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Department of State, partners hold clinic in Detroit to help residents regain driving privileges

DETROIT, Mich.- The Michigan Department of State (MDOS) joined partners in Detroit on Wednesday for a Road to Restoration driver’s license clinic hosted by the Latin Americans for Social and Economic Development, Inc. (LA SED). Expert staff and volunteer attorneys met one-on-one with more than 240 visitors to the clinic, reviewed their driving record, and advised on their next steps to get back behind the wheel.

"Our Road to Restoration clinics give Michiganders the support they need to get safely back in the driver’s seat,” said Secretary of State Jocelyn Benson. “We are grateful for the partners and volunteers who join us to bring government closer to underserved communities.”

The Road to Restoration program was created after changes to state law in 2021 lifted suspensions for drivers who failed to pay tickets or court fines or failed to appear in court for certain non-moving and other violations. While new laws removed suspensions for more than 150,000 Michiganders, many must still take further action to get their driver’s license restored.

"This is our third Road to Restoration Clinic with the Secretary of State, and we have seen just such a tremendous amount of success with this," said Mary Carmen Muños, executive director of LA SED. "There's so many people that were in need of this type of assistance and Secretary Benson just did a tremendous job putting these clinics together. Her team is phenomenal, and they serve these people that need help to change their lives. These are people who didn't have their license, that didn't have the opportunity to go to the grocery store, to take their mom to the doctor, to take their kids to school or after school events without worrying about being pulled over by the police. So now they have their licenses back. I know today was a very significant impact and we're very excited to host our fourth clinic next year."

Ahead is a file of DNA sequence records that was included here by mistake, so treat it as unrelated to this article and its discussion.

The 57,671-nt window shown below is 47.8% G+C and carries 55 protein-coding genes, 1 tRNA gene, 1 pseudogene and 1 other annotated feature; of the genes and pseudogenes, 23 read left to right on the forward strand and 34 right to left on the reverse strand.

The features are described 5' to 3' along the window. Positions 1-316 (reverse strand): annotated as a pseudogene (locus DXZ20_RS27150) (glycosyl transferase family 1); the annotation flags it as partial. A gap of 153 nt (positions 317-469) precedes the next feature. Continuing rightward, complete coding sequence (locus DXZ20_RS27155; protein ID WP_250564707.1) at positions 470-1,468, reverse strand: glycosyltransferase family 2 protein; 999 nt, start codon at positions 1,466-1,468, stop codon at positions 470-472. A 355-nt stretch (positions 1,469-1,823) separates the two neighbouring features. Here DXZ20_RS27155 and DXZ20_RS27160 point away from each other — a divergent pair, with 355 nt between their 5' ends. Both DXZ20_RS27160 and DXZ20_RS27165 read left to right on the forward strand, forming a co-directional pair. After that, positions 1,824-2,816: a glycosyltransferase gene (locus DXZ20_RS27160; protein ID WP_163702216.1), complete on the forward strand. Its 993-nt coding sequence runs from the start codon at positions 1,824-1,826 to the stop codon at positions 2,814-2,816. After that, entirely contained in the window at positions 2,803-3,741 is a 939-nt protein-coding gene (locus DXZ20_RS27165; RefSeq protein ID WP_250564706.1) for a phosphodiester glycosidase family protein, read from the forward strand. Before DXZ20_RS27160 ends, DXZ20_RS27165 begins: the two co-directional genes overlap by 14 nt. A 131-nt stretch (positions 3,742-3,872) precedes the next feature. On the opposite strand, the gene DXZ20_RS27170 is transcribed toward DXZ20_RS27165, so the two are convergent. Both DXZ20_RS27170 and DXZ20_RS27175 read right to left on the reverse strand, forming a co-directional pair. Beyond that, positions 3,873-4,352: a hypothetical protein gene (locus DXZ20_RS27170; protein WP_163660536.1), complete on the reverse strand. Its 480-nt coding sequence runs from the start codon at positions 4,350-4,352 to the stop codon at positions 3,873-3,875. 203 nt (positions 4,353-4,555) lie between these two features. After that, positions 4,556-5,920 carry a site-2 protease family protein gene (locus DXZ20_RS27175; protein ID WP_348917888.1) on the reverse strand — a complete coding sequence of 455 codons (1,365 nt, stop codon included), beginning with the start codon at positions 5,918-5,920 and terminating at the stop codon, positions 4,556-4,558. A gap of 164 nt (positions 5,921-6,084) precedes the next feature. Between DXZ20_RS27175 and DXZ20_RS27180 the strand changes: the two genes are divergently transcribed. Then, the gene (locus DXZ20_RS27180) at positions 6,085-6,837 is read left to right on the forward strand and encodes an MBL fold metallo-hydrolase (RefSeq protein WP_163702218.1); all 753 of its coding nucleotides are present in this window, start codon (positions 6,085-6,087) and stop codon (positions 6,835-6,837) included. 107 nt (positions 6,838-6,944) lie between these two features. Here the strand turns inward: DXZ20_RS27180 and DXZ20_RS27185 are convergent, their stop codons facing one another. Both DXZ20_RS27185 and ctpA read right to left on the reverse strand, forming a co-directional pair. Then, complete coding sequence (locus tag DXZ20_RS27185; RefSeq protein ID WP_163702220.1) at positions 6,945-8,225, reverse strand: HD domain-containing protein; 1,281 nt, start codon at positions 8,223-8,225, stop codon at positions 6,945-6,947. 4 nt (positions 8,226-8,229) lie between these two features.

"I'm looking forward to getting my license in the mail and seeing my face on that thing that says 'license,'" said clinic participant Stephanie Anderson of Detroit. "It's been a long time coming, so I'm just excited to put it in my wallet. I'm getting older and things started happening where I needed a license to apply for a home, rent a car, and I just said that I'm too old for this -- let's get this taken care of." Anderson said she plans to complete the rest of the requirements for her driver's license and then work on getting a Commercial Driver's License.

Road to Restoration clinics are a successful public-private partnership that includes the Department of Attorney General, DTE Energy, Miller Canfield, Detroit Justice Center, the Michigan Association of United Ways, and Michigan 2-1-1.

The clinics do not provide DUI/OWI expungement services and license reinstatement is not guaranteed.

The next Road to Restoration clinic will be held in Battle Creek on Oct. 18 at Second Missionary Baptist Church.

Residents can learn more about the Road to Restoration program and sign up for future clinics at

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Attendees at Detroit clinic take test

Road to Restoration clinic attendees take the written driver's test as part of getting on the path to have their driving privileges restored.

Clinic attendee rings bell after receiving license

Keyomi Allen of Detroit rings the bell to signify she has had her driver's license restored at the clinic.

Clinic staff help an attendee at a Road to Restoration clinic in Detroit

Staff members from United Way assist Tonya Thomas, who will be able to restore her driver's license after she passes a driving test.

Staff assist an attendee at a clinic in Detroit

Volunteer attorneys assist a participant at the Road to Restoration clinic in Detroit on Oct. 4, 2023.

Attendee stands in front of a Mobile Office van

Stephanie Anderson of Detroit was able to apply for her driver's license while attending the Road to Restoration clinic held by the Michigan Department of State and other partners at LA SED in Detroit on Oct. 4, 2023.

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